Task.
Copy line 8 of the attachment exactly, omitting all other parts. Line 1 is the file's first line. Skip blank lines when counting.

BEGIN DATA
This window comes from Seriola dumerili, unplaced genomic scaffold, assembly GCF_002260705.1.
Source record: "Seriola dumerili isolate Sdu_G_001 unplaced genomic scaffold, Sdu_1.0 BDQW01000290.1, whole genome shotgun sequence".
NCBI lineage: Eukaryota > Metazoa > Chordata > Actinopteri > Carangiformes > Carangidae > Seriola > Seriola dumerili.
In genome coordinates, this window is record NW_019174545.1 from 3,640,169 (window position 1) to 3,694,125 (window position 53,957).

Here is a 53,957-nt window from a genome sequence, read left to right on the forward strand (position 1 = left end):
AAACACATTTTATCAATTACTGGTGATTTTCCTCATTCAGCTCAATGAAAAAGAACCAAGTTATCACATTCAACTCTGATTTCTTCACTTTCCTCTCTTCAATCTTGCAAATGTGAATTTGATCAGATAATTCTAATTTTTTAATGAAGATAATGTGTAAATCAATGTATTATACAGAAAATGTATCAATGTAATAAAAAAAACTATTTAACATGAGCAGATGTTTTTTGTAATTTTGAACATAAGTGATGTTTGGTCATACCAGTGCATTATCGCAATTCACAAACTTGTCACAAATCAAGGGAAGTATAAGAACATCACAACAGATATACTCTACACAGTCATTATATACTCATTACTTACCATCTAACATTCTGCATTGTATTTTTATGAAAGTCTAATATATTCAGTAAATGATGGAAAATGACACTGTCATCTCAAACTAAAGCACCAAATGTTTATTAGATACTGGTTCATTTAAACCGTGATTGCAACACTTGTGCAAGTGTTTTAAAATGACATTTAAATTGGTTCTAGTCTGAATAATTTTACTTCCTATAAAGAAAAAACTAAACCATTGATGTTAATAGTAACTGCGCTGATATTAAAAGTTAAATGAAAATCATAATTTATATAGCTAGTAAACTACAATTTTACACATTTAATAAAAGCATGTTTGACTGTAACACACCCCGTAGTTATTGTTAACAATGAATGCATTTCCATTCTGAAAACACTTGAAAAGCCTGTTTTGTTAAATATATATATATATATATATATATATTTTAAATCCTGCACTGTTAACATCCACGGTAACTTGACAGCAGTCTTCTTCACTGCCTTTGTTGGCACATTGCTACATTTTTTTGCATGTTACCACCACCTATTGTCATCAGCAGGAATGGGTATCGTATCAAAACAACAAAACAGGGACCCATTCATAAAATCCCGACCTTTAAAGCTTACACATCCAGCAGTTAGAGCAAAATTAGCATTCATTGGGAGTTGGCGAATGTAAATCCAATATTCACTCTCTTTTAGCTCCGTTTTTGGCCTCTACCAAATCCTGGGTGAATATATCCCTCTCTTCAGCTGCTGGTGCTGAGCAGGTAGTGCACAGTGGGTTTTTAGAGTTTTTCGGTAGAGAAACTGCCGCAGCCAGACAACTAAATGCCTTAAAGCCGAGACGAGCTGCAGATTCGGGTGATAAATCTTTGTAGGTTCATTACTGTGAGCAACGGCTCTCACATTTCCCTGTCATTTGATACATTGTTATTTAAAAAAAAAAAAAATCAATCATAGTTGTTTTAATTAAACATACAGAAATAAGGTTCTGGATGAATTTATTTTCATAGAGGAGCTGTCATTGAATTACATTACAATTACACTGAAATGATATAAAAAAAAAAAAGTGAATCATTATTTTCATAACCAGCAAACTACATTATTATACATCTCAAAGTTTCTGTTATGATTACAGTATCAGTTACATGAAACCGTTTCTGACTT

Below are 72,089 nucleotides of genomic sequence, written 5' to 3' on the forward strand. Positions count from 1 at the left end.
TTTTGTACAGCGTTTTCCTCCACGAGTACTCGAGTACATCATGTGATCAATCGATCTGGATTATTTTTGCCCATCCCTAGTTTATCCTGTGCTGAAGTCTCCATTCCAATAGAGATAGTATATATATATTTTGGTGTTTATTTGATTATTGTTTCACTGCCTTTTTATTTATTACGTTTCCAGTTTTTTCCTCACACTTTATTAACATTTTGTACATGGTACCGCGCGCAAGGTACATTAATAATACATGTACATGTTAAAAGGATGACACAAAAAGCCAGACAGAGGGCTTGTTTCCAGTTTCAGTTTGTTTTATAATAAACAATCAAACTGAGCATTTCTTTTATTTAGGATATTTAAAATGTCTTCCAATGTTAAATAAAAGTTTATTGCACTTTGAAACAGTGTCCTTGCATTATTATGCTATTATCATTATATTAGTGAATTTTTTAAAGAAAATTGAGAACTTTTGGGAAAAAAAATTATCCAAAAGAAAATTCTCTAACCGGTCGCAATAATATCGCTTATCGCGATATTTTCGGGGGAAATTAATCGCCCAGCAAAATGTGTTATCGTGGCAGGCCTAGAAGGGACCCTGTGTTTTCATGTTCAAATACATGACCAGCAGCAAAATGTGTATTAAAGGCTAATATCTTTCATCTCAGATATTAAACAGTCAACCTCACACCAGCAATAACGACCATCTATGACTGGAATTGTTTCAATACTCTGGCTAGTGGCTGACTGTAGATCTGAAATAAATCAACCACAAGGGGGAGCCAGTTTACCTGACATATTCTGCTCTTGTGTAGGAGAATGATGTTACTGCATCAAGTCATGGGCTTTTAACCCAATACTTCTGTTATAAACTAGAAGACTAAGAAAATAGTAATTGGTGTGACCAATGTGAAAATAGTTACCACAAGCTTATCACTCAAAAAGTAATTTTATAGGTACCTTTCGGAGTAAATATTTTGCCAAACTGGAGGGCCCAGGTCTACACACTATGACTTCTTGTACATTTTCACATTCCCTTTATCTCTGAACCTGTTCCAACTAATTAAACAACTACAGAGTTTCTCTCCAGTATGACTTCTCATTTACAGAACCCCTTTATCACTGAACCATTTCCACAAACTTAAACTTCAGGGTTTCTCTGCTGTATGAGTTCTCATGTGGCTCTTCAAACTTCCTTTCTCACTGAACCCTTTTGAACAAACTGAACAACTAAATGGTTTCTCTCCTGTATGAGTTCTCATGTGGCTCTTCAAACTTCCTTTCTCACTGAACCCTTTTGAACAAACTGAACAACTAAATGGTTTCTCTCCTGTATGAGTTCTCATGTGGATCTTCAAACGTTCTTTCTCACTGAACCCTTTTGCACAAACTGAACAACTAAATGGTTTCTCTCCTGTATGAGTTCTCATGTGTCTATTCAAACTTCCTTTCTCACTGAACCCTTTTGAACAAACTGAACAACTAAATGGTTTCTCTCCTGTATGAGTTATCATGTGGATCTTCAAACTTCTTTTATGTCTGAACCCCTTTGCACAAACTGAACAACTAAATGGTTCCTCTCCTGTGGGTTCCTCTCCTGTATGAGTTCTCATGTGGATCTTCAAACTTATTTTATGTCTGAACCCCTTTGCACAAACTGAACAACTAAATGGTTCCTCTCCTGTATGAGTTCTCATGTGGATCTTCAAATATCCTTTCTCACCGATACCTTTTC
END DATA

TTTTGTACAGCGTTTTCCTCCACGAGTACTCGAGTACATCATGTGATCAATCGATCTGGATTATTTTTGCCCATCCCTAGTTTATCCTGTGCTGAAGTCTCCATTCCAATAGAGATAGTATATATATATTTTGGTGTTTATTTGATTATTGTTTCACTGCCTTTTTATTTATTACGTTTCCAGTTTTTTCCTCACACTTTATTAACATTTTGTACATGGTACCGCGCGCAAGGTACATTAATAATACATGTACATGTTAAAAGGATGACACAAAAAGCCAGACAGAGGGCTTGTTTCCAGTTTCAGTTTGTTTTATAATAAACAATCAAACTGAGCATTTCTTTTATTTAGGATATTTAAAATGTCTTCCAATGTTAAATAAAAGTTTATTGCACTTTGAAACAGTGTCCTTGCATTATTATGCTATTATCATTATATTAGTGAATTTTTTAAAGAAAATTGAGAACTTTTGGGAAAAAAAATTATCCAAAAGAAAATTCTCTAACCGGTCGCAATAATATCGCTTATCGCGATATTTTCGGGGGAAATTAATCGCCCAGCAAAATGTGTTATCGTGGCAGGCCTAGAAGGGACCCTGTGTTTTCATGTTCAAATACATGACCAGCAGCAAAATGTGTATTAAAGGCTAATATCTTTCATCTCAGATATTAAACAGTCAACCTCACACCAGCAATAACGACCATCTATGACTGGAATTGTTTCAATACTCTGGCTAGTGGCTGACTGTAGATCTGAAATAAATCAACCACAAGGGGGAGCCAGTTTACCTGACATATTCTGCTCTTGTGTAGGAGAATGATGTTACTGCATCAAGTCATGGGCTTTTAACCCAATACTTCTGTTATAAACTAGAAGACTAAGAAAATAGTAATTGGTGTGACCAATGTGAAAATAGTTACCACAAGCTTATCACTCAAAAAGTAATTTTATAGGTACCTTTCGGAGTAAATATTTTGCCAAACTGGAGGGCCCAGGTCTACACACTATGACTTCTTGTACATTTTCACATTCCCTTTATCTCTGAACCTGTTCCAACTAATTAAACAACTACAGAGTTTCTCTCCAGTATGACTTCTCATTTACAGAACCCCTTTATCACTGAACCATTTCCACAAACTTAAACTTCAGGGTTTCTCTGCTGTATGAGTTCTCATGTGGCTCTTCAAACTTCCTTTCTCACTGAACCCTTTTGAACAAACTGAACAACTAAATGGTTTCTCTCCTGTATGAGTTCTCATGTGGCTCTTCAAACTTCCTTTCTCACTGAACCCTTTTGAACAAACTGAACAACTAAATGGTTTCTCTCCTGTATGAGTTCTCATGTGGATCTTCAAACGTTCTTTCTCACTGAACCCTTTTGCACAAACTGAACAACTAAATGGTTTCTCTCCTGTATGAGTTCTCATGTGTCTATTCAAACTTCCTTTCTCACTGAACCCTTTTGAACAAACTGAACAACTAAATGGTTTCTCTCCTGTATGAGTTATCATGTGGATCTTCAAACTTCTTTTATGTCTGAACCCCTTTGCACAAACTGAACAACTAAATGGTTCCTCTCCTGTGGGTTCCTCTCCTGTATGAGTTCTCATGTGGATCTTCAAACTTATTTTATGTCTGAACCCCTTTGCACAAACTGAACAACTAAATGGTTCCTCTCCTGTATGAGTTCTCATGTGGATCTTCAAATATCCTTTCTCACCGATACCTTTTC